If you’re not careful, you can lose the mojo

Publisher Mary Maddever on how far gutsy attitude and staunch conviction can get your brand.


This article appears in the October 2016 issue of strategy.

Ian Mirlin says soul has left the building.

He worries, in his Forum column, that the intangible spark that triggers emotion – like Apple’s 1984 launch ad – is being dimmed by all the shiny tech and science. And if you do manage to forge a powerful connection, the true test of soul is backing it up and making sure the brand delivers on that promise for the long haul – while constantly innovating and expanding.

Our Brands of the Year backed it up.

A boutique hotel with a trendy restaurant opens a gift shop that turns into a retail brand with a wider footprint than its hospitality origins. Its merch is hosted at Canada’s flagship department store, e-com kicks in and more buzzy hotels and restaurants launch. And they have to be cutting edge arty cool in every channel, every day. That’s the Drake’s ongoing challenge as they vie with the likes of Vice as a curatorial lifestyle brand.

PC is a store brand that defied all laws of house brandness to become the premium product and segue from cookies to banking. They put a bow on it with the PC loyalty program, asking people to load coupons – EXTRA STEPS! – which sounds crazy but is actually crazy genius from a data POV.

Our Ikea retrospective sifts through 40 years of quirk to see how a design-for-the-masses furniture retailer managed to become iconic and move further upscale than its cheap-as-chips origins, despite a lot of barriers. What’s in common? Attitude. And conviction.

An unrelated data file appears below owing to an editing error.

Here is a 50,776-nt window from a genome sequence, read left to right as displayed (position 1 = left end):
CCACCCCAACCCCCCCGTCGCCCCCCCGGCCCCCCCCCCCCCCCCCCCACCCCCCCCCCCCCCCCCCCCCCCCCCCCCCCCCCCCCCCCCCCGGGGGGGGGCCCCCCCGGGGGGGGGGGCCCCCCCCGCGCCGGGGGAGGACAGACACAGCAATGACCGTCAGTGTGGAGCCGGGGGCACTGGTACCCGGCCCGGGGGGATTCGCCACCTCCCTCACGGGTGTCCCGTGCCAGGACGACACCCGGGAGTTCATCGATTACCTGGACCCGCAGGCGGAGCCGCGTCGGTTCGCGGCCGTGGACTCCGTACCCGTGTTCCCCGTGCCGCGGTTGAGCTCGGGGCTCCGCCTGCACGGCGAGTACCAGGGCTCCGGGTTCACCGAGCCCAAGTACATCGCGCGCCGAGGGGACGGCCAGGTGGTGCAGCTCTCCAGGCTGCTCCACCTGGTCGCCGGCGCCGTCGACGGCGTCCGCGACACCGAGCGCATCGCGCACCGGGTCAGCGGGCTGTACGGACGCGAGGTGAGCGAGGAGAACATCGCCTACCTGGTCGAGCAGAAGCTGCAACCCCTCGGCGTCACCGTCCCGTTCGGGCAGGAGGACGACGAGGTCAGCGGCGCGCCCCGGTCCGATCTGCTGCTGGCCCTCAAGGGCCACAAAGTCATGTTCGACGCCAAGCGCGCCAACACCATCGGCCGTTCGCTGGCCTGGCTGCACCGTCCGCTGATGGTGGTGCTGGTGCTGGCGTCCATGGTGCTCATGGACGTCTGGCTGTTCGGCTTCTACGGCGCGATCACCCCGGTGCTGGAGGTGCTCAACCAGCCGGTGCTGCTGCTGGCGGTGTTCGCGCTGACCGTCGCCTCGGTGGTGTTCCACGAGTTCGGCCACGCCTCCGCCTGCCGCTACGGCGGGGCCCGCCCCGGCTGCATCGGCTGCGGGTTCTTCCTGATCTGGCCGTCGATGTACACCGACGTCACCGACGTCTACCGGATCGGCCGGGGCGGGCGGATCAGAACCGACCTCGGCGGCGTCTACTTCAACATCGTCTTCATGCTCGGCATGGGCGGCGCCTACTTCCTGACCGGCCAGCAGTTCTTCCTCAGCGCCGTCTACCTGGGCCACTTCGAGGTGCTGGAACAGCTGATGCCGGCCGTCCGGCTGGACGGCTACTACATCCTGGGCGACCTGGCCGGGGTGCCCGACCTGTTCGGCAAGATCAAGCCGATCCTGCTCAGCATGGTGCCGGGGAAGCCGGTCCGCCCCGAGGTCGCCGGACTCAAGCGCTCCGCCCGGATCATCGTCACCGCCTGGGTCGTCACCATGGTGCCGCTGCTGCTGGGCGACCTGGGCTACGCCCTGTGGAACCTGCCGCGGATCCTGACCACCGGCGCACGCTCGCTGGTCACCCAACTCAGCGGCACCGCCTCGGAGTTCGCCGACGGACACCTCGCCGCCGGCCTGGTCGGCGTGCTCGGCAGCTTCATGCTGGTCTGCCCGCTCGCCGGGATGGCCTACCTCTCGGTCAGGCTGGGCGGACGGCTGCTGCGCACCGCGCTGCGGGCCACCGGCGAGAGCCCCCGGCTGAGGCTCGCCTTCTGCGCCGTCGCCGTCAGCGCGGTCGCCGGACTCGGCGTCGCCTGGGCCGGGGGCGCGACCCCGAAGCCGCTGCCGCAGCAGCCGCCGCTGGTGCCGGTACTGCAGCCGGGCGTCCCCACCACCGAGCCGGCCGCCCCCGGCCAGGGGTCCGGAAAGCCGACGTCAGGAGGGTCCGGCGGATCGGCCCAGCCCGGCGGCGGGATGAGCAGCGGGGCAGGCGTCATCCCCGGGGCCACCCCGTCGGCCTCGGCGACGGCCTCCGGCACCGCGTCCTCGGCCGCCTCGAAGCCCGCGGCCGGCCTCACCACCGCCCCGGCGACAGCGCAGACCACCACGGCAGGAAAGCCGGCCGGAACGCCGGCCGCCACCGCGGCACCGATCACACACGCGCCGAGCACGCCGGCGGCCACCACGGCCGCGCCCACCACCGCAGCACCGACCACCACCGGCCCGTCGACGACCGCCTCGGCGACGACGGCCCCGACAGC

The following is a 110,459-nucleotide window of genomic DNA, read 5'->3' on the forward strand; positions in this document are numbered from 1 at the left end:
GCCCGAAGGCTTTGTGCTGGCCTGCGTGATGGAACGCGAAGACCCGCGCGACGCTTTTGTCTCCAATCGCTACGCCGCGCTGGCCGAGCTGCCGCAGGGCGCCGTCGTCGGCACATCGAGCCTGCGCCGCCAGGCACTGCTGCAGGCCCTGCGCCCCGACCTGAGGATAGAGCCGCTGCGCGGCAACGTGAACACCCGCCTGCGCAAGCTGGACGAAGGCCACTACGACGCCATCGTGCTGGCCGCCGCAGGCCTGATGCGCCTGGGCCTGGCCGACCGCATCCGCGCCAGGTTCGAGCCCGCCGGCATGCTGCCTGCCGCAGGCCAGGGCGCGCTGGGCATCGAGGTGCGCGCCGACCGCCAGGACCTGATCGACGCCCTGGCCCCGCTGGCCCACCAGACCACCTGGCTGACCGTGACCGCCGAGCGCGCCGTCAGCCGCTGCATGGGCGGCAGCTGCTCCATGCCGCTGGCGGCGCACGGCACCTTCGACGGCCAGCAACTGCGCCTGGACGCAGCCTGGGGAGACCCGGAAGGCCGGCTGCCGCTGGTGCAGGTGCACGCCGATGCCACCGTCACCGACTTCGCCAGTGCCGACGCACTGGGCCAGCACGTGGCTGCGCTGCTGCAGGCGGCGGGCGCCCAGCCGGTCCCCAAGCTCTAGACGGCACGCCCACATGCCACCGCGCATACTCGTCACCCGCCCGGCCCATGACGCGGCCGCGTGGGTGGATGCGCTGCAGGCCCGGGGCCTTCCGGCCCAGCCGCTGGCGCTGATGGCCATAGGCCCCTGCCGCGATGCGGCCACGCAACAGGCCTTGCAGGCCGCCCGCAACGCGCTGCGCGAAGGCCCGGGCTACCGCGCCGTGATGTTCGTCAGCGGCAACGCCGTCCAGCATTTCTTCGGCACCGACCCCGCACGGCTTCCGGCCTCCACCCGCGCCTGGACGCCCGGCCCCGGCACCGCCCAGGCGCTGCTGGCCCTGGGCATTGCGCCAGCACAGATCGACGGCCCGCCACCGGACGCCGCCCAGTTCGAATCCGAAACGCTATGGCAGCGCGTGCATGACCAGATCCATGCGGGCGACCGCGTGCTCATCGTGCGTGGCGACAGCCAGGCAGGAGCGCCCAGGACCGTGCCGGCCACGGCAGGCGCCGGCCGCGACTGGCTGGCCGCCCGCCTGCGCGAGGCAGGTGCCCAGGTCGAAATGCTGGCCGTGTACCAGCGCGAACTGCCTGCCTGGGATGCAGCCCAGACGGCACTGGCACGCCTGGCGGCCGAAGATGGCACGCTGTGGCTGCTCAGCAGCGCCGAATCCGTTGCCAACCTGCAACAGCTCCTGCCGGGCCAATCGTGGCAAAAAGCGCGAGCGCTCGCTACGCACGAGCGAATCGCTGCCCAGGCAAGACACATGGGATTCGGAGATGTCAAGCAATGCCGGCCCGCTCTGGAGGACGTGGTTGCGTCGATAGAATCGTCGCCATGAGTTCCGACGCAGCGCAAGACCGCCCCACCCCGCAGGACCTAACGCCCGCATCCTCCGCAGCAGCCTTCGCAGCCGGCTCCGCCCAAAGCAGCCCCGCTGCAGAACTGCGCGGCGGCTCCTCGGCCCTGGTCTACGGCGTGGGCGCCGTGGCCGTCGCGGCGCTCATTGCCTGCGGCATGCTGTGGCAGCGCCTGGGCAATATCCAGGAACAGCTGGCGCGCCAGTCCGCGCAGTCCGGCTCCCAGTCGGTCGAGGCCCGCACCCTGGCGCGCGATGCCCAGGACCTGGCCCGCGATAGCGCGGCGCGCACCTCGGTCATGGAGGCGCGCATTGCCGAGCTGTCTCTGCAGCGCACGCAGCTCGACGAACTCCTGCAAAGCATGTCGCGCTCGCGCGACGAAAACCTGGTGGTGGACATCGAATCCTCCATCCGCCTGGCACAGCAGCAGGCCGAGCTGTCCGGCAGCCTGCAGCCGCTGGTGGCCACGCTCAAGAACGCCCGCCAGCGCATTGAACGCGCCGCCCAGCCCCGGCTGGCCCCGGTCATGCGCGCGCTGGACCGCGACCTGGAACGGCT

Back when strategy relaunched in 2004, the same year the Drake reopened, the first issue was on Brand Attitude. The Attitude list included agencies like Taxi and Rethink and brands like WestJet and ING. All had something inherently quirky and gutsy at the core.

Loblaws was on the list “because it dares to be more than a supermarket” and “embraces new ideas with the suppleness of a youngster.” The PC success story kept adding chapters and now that retail is more complicated (in a word: omnichannel), the investment in developing kickass products and building desire for them in the bold style of Seinfeld’s J. Peterman, spinning foodie tales of discovery in exotic lands, is even more rewarding than was likely envisioned.

The key to building a brand that stands out is what then-Taxi president Rob Guenette called the “force of conviction.” Singled out in the feature as a rare specimen, a client-turned-agency boss with passion for gutsy marketing, his advice was this: you need “an unwavering belief in the idea and make sure it doesn’t get chipped away or denigrated.”

At their core, these brands have a spunky ethos that opens the door to new platforms, partnerships and even categories of business. As Mirlin puts it: “Brands still return ROI when we’re courageous, meaningful and patient.” But on the flip side, PC Financial brand steward Andy MacPherson says, “If you’re not careful you can lose the mojo.”

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